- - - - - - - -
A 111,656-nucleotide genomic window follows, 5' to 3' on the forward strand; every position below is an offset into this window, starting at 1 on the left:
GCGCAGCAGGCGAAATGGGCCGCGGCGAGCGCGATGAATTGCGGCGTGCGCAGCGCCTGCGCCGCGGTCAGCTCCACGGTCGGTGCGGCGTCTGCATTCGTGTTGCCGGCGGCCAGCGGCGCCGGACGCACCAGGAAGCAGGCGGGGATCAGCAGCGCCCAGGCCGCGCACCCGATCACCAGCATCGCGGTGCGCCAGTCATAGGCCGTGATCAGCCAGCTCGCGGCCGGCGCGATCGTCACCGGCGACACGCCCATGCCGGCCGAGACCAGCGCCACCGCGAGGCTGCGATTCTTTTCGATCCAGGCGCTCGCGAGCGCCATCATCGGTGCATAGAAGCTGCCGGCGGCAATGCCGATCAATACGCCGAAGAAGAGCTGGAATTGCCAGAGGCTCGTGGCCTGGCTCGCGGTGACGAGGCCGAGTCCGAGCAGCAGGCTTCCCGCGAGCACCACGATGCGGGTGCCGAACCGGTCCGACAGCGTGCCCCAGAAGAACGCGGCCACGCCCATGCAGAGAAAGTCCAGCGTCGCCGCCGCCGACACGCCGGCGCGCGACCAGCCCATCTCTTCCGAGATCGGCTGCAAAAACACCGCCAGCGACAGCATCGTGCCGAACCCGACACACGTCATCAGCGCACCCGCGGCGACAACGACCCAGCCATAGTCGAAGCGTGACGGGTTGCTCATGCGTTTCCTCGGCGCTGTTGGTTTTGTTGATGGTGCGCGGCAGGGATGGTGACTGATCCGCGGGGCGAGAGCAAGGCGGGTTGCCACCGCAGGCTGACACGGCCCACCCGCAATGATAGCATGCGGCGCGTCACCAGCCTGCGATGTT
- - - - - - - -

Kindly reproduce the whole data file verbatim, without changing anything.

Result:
A 111,656-nucleotide genomic window follows, 5' to 3' on the forward strand; every position below is an offset into this window, starting at 1 on the left:
GCGCAGCAGGCGAAATGGGCCGCGGCGAGCGCGATGAATTGCGGCGTGCGCAGCGCCTGCGCCGCGGTCAGCTCCACGGTCGGTGCGGCGTCTGCATTCGTGTTGCCGGCGGCCAGCGGCGCCGGACGCACCAGGAAGCAGGCGGGGATCAGCAGCGCCCAGGCCGCGCACCCGATCACCAGCATCGCGGTGCGCCAGTCATAGGCCGTGATCAGCCAGCTCGCGGCCGGCGCGATCGTCACCGGCGACACGCCCATGCCGGCCGAGACCAGCGCCACCGCGAGGCTGCGATTCTTTTCGATCCAGGCGCTCGCGAGCGCCATCATCGGTGCATAGAAGCTGCCGGCGGCAATGCCGATCAATACGCCGAAGAAGAGCTGGAATTGCCAGAGGCTCGTGGCCTGGCTCGCGGTGACGAGGCCGAGTCCGAGCAGCAGGCTTCCCGCGAGCACCACGATGCGGGTGCCGAACCGGTCCGACAGCGTGCCCCAGAAGAACGCGGCCACGCCCATGCAGAGAAAGTCCAGCGTCGCCGCCGCCGACACGCCGGCGCGCGACCAGCCCATCTCTTCCGAGATCGGCTGCAAAAACACCGCCAGCGACAGCATCGTGCCGAACCCGACACACGTCATCAGCGCACCCGCGGCGACAACGACCCAGCCATAGTCGAAGCGTGACGGGTTGCTCATGCGTTTCCTCGGCGCTGTTGGTTTTGTTGATGGTGCGCGGCAGGGATGGTGACTGATCCGCGGGGCGAGAGCAAGGCGGGTTGCCACCGCAGGCTGACACGGCCCACCCGCAATGATAGCATGCGGCGCGTCACCAGCCTGCGATGTT